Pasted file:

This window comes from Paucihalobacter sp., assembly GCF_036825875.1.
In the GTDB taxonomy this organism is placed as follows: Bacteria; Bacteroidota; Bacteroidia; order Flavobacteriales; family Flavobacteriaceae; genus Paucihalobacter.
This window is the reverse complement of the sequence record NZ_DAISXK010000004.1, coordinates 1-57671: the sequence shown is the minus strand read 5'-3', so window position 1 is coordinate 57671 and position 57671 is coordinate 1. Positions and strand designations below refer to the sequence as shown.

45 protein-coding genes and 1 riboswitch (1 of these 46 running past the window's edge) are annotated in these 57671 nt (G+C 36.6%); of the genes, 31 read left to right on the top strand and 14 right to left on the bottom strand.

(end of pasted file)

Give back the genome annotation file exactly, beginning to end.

This window comes from Paucihalobacter sp., assembly GCF_036825875.1.
In the GTDB taxonomy this organism is placed as follows: Bacteria; Bacteroidota; Bacteroidia; order Flavobacteriales; family Flavobacteriaceae; genus Paucihalobacter.
This window is the reverse complement of the sequence record NZ_DAISXK010000004.1, coordinates 1-57671: the sequence shown is the minus strand read 5'-3', so window position 1 is coordinate 57671 and position 57671 is coordinate 1. Positions and strand designations below refer to the sequence as shown.

45 protein-coding genes and 1 riboswitch (1 of these 46 running past the window's edge) are annotated in these 57671 nt (G+C 36.6%); of the genes, 31 read left to right on the top strand and 14 right to left on the bottom strand.